What is asset allocation and how to do it


Indian towns and markets are flooded with small shops and vendors. By the way, you will find people selling everything from samosas to sunglasses. Many of these entrepreneurs sell completely independent products, such as coffee and ice cream. This approach seems a little strange, but it turns out to work for them. When it’s cold, it’s easier to sell hot cups of coffee. When it’s warm, it’s easier to sell ice cream. By selling both, sellers reduce the risk of losing money on any given day. A similar activity in the world of finance is known as asset allocation.

Asset allocation

Asset allocation means investing in different asset classes such as stocks, debt, gold, bank FDs, savings accounts, etc. Each of these asset classes has a different risk profile and therefore variable potential returns. Therefore, asset allocation is considered an essential part of creating an investment portfolio. However, this is not a one-time activity as it requires regular rebalancing.

By being invested in different asset classes, an investor prepares the portfolio to work in varied market conditions, thus eliminating any systematic risk. This not only helps keep your portfolio on track, but also helps control recency bias (a bias that gives recent winners a higher weight). At the same time, it is important to recognize that asset allocation is an investment risk management approach and does not guarantee against investment losses.

Determine the appropriate asset mix

There is no one-size-fits-all approach to asset allocation. It must be tailor-made because asset allocation is highly personalized in nature. There are two big factors that come into play when making the asset allocation decision.

Investment Horizon/Timeframe: A longer timeframe helps an investor take advantage of market volatility. An investor with a shorter timeframe should therefore consider investing in debt securities rather than equities.

Risk Tolerance: An investor with a higher risk tolerance is one who can withstand relatively higher market volatility while seeking potentially higher returns. On the other hand, an investor with a lower risk tolerance is one who is willing to give up potential return in favor of relatively less volatile investment options.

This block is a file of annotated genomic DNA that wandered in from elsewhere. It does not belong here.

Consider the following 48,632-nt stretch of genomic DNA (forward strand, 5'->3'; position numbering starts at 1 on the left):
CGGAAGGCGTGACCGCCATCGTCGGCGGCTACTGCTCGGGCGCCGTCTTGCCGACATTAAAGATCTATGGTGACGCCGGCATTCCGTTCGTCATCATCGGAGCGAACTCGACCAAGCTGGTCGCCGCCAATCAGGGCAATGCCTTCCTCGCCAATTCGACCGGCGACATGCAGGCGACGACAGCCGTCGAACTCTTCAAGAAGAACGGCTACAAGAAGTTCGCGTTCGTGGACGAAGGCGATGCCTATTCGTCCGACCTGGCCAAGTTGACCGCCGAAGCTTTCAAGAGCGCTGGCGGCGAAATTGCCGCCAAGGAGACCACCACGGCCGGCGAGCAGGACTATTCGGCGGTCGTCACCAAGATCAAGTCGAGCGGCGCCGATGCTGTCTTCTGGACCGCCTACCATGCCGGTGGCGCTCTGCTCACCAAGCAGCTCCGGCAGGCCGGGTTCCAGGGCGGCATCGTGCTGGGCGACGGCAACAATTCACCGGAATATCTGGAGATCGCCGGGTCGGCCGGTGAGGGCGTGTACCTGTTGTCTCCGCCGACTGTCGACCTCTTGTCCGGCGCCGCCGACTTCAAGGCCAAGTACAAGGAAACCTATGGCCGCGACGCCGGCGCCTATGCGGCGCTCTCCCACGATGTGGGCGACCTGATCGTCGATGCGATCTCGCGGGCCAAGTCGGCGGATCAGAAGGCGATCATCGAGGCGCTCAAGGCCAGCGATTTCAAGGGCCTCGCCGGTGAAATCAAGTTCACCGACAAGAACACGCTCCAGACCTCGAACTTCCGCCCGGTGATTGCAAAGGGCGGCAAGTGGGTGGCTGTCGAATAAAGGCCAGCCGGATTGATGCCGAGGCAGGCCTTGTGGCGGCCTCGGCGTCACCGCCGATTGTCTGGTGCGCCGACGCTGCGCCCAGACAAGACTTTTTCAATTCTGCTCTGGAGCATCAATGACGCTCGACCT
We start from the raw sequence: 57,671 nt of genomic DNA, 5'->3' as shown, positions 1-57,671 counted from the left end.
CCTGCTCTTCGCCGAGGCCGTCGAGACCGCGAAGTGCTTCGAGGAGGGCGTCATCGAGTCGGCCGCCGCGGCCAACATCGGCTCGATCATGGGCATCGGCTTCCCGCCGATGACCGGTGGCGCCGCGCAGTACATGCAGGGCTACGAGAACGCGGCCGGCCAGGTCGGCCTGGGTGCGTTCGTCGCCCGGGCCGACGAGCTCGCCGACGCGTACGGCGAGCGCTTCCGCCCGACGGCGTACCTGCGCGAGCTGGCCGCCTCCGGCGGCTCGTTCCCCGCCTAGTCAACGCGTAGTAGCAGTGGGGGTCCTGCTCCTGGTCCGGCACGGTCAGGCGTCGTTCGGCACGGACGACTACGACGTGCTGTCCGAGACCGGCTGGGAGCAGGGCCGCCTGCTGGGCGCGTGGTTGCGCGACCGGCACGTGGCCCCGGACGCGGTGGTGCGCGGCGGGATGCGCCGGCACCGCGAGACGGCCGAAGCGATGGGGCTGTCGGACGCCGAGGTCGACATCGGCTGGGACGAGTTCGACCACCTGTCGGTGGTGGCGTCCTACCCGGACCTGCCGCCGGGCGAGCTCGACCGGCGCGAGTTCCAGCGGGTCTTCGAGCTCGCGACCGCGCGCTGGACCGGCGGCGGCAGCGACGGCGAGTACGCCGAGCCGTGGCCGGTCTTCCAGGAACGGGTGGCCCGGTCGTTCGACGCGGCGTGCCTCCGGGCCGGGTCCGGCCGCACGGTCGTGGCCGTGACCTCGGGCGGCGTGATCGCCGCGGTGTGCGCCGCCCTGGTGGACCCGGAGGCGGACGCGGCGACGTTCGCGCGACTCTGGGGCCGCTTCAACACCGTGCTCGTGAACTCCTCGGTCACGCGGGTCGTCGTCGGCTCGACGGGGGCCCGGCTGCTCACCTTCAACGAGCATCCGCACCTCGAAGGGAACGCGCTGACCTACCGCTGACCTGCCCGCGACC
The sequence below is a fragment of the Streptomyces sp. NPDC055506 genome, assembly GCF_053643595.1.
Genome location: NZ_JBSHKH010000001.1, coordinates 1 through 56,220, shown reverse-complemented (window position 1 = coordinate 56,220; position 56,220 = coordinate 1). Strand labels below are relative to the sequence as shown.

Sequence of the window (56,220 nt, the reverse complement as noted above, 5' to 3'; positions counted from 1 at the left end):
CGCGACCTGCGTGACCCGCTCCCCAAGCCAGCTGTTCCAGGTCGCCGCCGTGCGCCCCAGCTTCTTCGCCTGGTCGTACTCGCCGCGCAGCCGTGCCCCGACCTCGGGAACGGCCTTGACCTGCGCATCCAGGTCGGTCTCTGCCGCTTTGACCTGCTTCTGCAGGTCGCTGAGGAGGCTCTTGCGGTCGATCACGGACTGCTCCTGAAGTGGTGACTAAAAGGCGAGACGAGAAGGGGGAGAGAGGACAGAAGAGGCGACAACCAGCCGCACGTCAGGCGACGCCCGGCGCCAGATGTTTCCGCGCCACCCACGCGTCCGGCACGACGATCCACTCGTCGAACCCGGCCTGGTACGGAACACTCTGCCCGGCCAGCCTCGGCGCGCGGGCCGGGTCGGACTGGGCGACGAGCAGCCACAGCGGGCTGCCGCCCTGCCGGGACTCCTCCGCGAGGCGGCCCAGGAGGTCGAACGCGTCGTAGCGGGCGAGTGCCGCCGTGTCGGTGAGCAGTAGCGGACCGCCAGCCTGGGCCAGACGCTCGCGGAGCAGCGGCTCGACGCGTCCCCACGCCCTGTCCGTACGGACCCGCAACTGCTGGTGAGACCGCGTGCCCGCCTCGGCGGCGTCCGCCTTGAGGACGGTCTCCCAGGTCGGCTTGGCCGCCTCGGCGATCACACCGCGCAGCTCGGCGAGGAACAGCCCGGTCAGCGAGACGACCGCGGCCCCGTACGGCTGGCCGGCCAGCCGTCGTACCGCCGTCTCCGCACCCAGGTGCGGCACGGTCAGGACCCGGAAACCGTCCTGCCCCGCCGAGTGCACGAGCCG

Portfolio rebalancing
Everyone loves a winner. If an investment has performed extremely well, most investors prefer to stay invested in that outperforming asset class. But is this the best approach? Reserving profits for your winners most often seems counterintuitive. What is often overlooked is that the risk profile of a portfolio changes over time and this phenomenon is often referred to as “risk creep”.

Over time, the performance of different investments can change the risk profile of a portfolio and therefore it should be rebalanced from time to time. For example: Mrs. X is 50 years old. former and she is a moderate investor with a clear goal of maintaining a 50:50 asset allocation (Debt:Equities). She wants to invest Rs. 10 lacs. According to its asset allocation, Rs. 5 lacs each will be allocated to debt and equity respectively.

After a year, when looking at the portfolio, she realizes that her equity portfolio has grown to Rs.7 lacs while debt is at Rs. 5.30 lacs, distorting her original allocation by 50: 50 which is now at 43:57.

Here she has two options:
1. Reduce equity exposure by Rs. 85,000 and allocate it to debt OR
2. Invest another Rs.1.7 lacs in debt so that the original asset allocation is restored.

Another situation could be when his equity portfolio has fallen to Rs. 4 lacs while debt is at Rs. 5.3 lacs. Here she will have to add more equity by one of the ways mentioned above.

Indeed, rebalancing is the process of restoring a portfolio to its original risk profile. Over time, the investments made will produce varying returns, so the portfolio may bear little resemblance to the original allocation. Thus, rebalancing becomes very important. Periodic portfolio rebalancing based on your desired risk tolerance is good practice, regardless of market conditions. One approach is to set a specific time each year to schedule an appointment to review your portfolio and make adjustments if necessary.

To conclude, asset allocation lays the foundation for a strong portfolio, but periodic rebalancing works its magic by delivering optimal risk-adjusted returns over time.


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